The paper presents Graffenauer’s, Alsatian physician and naturalist, stay in Poland as a Napoleonic officer. The authors present the context of Natural History work during the Napoleonic Wars and the biography of this scientist. His writings are analyzed in terms of history of geology. Letters of Graffenauer constitute a precious document for the history of science. The authors emphasize the importance of information about amber, the biography of George Forster, the history of Natural History collection of Gdansk They also highlight the importance of the testimony of the Napoleonic era in the history of Natural Sciences in Poland.
11
PL
Artykuł przedstawia rezultaty badań dotyczące kontaktów i współpracy naukowej polskich i francuskich geologów w połowie XIX wieku. Związane są one z dwoma wybitnymi geologami tego okresu: L. Zejsznerem - profesorem Uniwersytetu Jagiellońskiego oraz E. Hébertem – profesorem Sorbony, w Paryżu. W szczególności dotyczą one: zbioru skamieniałości z ziem polskich w kolekcji Sorbony, informacji o Polakach - członkach Francuskiego Towarzystwa Geologicznego, nieznanych francuskich listach E. Héberta do polskich geologów, mowy pośmiertnej poświęconej L. Zejsznerowi, wygłoszonej przez E. Héberta na posiedzeniu Francuskiego Towarzystwa Geologicznego.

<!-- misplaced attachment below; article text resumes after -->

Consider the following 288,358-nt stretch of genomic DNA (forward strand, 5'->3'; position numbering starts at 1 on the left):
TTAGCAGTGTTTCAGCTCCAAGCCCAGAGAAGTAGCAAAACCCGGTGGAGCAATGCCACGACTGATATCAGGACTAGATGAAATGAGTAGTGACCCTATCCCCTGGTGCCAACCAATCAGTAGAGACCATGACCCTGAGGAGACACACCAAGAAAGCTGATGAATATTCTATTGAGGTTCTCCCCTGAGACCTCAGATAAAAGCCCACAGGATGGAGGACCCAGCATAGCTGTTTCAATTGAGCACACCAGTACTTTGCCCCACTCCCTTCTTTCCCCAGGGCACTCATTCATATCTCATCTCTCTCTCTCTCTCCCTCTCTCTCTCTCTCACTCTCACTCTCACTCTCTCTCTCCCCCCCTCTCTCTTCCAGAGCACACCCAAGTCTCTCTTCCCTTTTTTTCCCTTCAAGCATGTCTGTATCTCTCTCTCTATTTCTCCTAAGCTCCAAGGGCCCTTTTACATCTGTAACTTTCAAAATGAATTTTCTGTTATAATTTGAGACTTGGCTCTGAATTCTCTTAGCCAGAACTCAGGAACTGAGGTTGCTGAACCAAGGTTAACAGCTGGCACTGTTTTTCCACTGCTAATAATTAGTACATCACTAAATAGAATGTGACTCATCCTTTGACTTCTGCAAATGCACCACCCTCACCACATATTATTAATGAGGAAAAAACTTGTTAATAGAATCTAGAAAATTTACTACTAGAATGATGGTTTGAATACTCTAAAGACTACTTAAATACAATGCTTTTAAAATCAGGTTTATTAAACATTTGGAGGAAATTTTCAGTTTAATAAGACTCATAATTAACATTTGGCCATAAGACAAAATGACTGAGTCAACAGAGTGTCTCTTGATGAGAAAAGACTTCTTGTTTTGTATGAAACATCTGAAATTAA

EN
The paper presents results of studies on contacts and cooperation of Polish and French geologists in the middle of the XIX century. The data gathered so far show that the connections were especially close in the case of two outstanding geologists of these times: L. Zejszner, professor at the Jagiellonian University in Cracow, and E. Hebert, professor at Sorbonne in Paris. The cooperation is well shown by fairly rich collections of Polish fossils at Sorbonne, information on activities ofL. Zejszner as a member of the Geological Society of France, recently discovered letters of E. Hebert to L. Zejszner and his assistant, and speech delivered by E. Hebert at the meeting of the Society in 1872 to commemorate L. Zejszner.